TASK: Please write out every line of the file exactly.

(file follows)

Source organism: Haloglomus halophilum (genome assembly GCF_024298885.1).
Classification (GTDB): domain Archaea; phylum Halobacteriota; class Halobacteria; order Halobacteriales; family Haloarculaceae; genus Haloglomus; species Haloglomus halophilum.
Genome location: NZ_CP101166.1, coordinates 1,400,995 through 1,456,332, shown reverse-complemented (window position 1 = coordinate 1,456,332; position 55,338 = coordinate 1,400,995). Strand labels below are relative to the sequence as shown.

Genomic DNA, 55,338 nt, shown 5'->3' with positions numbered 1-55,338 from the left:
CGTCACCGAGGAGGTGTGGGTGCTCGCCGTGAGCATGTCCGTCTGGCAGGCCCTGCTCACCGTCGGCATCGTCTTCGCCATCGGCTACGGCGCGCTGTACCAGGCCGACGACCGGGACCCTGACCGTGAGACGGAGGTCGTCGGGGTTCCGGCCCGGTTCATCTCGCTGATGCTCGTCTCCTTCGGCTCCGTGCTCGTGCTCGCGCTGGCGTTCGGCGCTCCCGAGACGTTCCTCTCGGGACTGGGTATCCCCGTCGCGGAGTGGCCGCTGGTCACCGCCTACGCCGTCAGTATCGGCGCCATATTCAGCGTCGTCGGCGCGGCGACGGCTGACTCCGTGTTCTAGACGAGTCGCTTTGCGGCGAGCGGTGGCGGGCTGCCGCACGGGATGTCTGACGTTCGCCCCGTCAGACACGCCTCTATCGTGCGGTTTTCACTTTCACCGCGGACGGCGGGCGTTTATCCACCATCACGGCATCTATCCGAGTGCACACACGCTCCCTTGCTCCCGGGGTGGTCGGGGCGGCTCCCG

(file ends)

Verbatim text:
Source organism: Haloglomus halophilum (genome assembly GCF_024298885.1).
Classification (GTDB): domain Archaea; phylum Halobacteriota; class Halobacteria; order Halobacteriales; family Haloarculaceae; genus Haloglomus; species Haloglomus halophilum.
Genome location: NZ_CP101166.1, coordinates 1,400,995 through 1,456,332, shown reverse-complemented (window position 1 = coordinate 1,456,332; position 55,338 = coordinate 1,400,995). Strand labels below are relative to the sequence as shown.

Genomic DNA, 55,338 nt, shown 5'->3' with positions numbered 1-55,338 from the left:
CGTCACCGAGGAGGTGTGGGTGCTCGCCGTGAGCATGTCCGTCTGGCAGGCCCTGCTCACCGTCGGCATCGTCTTCGCCATCGGCTACGGCGCGCTGTACCAGGCCGACGACCGGGACCCTGACCGTGAGACGGAGGTCGTCGGGGTTCCGGCCCGGTTCATCTCGCTGATGCTCGTCTCCTTCGGCTCCGTGCTCGTGCTCGCGCTGGCGTTCGGCGCTCCCGAGACGTTCCTCTCGGGACTGGGTATCCCCGTCGCGGAGTGGCCGCTGGTCACCGCCTACGCCGTCAGTATCGGCGCCATATTCAGCGTCGTCGGCGCGGCGACGGCTGACTCCGTGTTCTAGACGAGTCGCTTTGCGGCGAGCGGTGGCGGGCTGCCGCACGGGATGTCTGACGTTCGCCCCGTCAGACACGCCTCTATCGTGCGGTTTTCACTTTCACCGCGGACGGCGGGCGTTTATCCACCATCACGGCATCTATCCGAGTGCACACACGCTCCCTTGCTCCCGGGGTGGTCGGGGCGGCTCCCG